A quick recap of what seemed to me some of the major points, in conclusion. Professor Alan Boyle (who I think could fairly be described as a traditional-European-international-lawyer-and-GAL-sceptic) raised the issue of what he called GAL’s “lack of focus”, and suggested that this was one of the major obstacles to it achieving more widespread adherence. By this, I think he intended the fact – to which I alluded in my previous post on Viterbo – that GAL can sometimes appear (indeed, be presented) as all things to all people; as a simple catch-all under which all global governance can be subsumed, and which consequently lacks in analytical clarity and bite. There is something of a fine line that must be tread in this regard; one one hand, I can but agree: those writing in the field of GAL must have a clear idea of what the “added value” of this framework is, and not allow it simply to become a placeholder for “global governance” (Tiago’s paper did examine precisely this issue of added value, but did so with reference to the global constitutionalist and international public authority projects; it did not discuss the other side / the added value of GAL as opposed to simply “governance”). On the other hand, there has been a real effort within the GAL project – and rightly so in my view – not to be too proprietorial about the definitions of the field, in order that it might be informed by as many different perspectives as there are national administrative laws. This balance has not yet been ideally struck.
Another theme that emerged from discussions, related to the above, was the difference between the “US” and the “European” conceptions of global administrative law (as an aside, an interesting point about the sociology of GAL: the project seems to be mostly popular with international lawyers in the US, and with administrative lawyers in Europe, where most international lawyers remain skeptical. This can be seen even in the two major institutional backers of the GAL project: the Institute for International Law and Justice at NYU and the Institute for Research on Public Administration in Rome). A useful distinction was introduced in a working paper by David Dyzenhaus to encapsulate this: administrative law can, he argued, be either “constitutive” (i.e. the actual rules establishing administrative bodies, delineating powers within them, etc.), “procedural” (i.e. the rules by which these bodies operate) or “substantive” (i.e. the norms, regulations and decisions that they actually produce). The US vision of GAL is limited fairly strictly to the second, procedural form (mirroring largely the limitations on the discipline of administrative law within the US academy); the European version, on the other hand, explicitly includes at least the first two elements, and often also the third (in Sabino Cassese’s work, for example, there is often a degree of slippage between the terms “global administrative law” and simply “global law” – indeed, I on occasion have the impression that for him these two terms are largely interchangeable). The extent to which these need to be reconciled before GAL can become a discrete “field” of study is, of course, an open question.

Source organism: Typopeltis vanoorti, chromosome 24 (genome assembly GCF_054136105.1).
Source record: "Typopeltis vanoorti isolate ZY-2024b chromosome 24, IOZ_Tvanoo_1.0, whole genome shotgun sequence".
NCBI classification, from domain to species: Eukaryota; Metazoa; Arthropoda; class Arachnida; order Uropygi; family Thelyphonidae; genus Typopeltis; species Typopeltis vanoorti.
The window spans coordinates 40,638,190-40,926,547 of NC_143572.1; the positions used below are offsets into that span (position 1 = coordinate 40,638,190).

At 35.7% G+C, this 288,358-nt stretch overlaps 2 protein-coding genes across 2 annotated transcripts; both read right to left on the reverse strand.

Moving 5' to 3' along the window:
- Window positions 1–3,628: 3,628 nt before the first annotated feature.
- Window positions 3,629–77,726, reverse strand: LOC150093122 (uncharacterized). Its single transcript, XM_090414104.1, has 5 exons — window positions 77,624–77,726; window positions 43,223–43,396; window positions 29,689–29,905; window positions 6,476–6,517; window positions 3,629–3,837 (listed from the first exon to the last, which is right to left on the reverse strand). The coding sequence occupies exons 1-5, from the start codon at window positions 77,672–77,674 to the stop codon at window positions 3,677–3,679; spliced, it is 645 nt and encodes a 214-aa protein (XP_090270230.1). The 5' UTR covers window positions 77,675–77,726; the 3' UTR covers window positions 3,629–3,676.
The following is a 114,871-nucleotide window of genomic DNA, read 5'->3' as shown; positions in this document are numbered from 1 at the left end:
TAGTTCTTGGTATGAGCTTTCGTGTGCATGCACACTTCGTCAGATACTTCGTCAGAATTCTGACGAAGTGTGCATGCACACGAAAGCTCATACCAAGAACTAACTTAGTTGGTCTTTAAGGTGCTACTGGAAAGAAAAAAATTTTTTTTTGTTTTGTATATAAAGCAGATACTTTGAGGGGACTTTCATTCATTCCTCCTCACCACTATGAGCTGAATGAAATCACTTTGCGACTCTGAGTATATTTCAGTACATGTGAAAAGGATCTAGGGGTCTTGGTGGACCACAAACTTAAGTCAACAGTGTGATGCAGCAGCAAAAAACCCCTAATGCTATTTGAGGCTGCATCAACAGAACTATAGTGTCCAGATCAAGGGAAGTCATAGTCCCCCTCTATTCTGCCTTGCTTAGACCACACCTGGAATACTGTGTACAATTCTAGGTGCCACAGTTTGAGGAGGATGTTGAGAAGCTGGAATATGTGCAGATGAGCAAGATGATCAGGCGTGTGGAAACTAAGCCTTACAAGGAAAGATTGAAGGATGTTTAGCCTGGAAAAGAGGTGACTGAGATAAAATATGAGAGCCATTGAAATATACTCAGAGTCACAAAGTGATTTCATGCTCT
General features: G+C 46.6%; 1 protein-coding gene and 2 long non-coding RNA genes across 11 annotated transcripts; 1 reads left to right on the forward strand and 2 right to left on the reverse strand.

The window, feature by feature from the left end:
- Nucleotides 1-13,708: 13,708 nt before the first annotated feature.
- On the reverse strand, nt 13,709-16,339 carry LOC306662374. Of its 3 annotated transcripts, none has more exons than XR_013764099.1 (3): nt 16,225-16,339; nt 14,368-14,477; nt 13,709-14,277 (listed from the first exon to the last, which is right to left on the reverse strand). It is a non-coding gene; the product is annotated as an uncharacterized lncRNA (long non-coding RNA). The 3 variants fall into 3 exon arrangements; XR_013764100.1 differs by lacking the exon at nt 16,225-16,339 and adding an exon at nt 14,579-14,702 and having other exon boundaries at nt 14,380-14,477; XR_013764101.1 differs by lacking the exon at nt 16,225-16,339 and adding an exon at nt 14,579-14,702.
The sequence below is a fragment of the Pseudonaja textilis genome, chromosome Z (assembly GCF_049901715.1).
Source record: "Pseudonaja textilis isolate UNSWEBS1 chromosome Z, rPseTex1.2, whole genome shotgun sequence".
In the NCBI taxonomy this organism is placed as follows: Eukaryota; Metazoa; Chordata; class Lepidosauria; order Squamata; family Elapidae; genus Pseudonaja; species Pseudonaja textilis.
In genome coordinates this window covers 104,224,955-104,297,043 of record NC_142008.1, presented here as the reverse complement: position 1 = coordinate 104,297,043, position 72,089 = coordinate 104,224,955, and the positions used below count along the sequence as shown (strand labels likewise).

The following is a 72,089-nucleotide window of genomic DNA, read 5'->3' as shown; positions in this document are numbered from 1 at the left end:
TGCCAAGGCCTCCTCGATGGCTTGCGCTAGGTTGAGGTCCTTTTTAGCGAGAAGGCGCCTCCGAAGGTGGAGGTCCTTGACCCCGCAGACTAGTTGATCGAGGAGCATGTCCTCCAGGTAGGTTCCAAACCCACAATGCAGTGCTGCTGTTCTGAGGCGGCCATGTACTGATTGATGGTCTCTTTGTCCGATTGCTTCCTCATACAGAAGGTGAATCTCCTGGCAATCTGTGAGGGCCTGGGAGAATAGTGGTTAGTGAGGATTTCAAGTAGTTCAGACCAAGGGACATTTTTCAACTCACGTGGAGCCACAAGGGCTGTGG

A third theme, and one that I addressed in my own paper, and was picked up by Tiago and Neil Walker, was that of the relationship between GAL and “global” constitutionalism. Neil insisted – I think probably correctly – that a legitimate GAL can ultimately not afford to ignore the issue of the “constitutive moment” of the bodies that it seeks to regulate; and – again, probably correctly – that there is no need to think of GAL and constitutionalism as in competition (I would agree entirely on this point, despite the manner in which I sometimes present the issues: I would, however, insist that GAL and global constitutionalism are different and not necessarily complementary projects, and that the image of community ultimately implied in the latter need not inform the former). A general level of agreement was, I think, reached on the idea that while any future global constitutionalism would need a global administrative law, the inverse did not hold; and that there was no need to view GAL as in any way opposed to the deployment of constitutional discourse in particular postnational regimes.
Other key themes touched upon in the presentations and in the discussion was that of the concept of “law” that informs GAL (Nuhaile Carmouche did a good job of critically mapping the various contenders, while Matthias made a strong argument in favour of using a “refurbished” notion of legal positivism); the various ways in which GAL might – and might not – contribute to the increasing legitimacy of global regulatory governance; and of the need for GAL to actually result in tangible improvements in concrete cases if practitioners are going to take it at all seriously (Alan Miller’s contribution was particularly illuminating on this point).
Unfortunately, memory dictates that I will have to stop at that point, which even I find entirely unsatisfactory given the amount of rich discussion that this brief recollection has omitted – particularly in terms of the more concrete papers (relating to investment arbitration, cultural heritage, etc; Jared Hepburn, for example, made an intriguing argument as to the interaction between the global and domestic levels in the interpretation of “fair and equitable treatment” in investment disputes). In any event, congratulations to the organisers on putting together a first-rate symposium; and I very much hope to get a chance to read the assorted presentations in more detail in the not-too-distant future. Again, if anyone present wants to add to or correct this account, please do leave a comment below!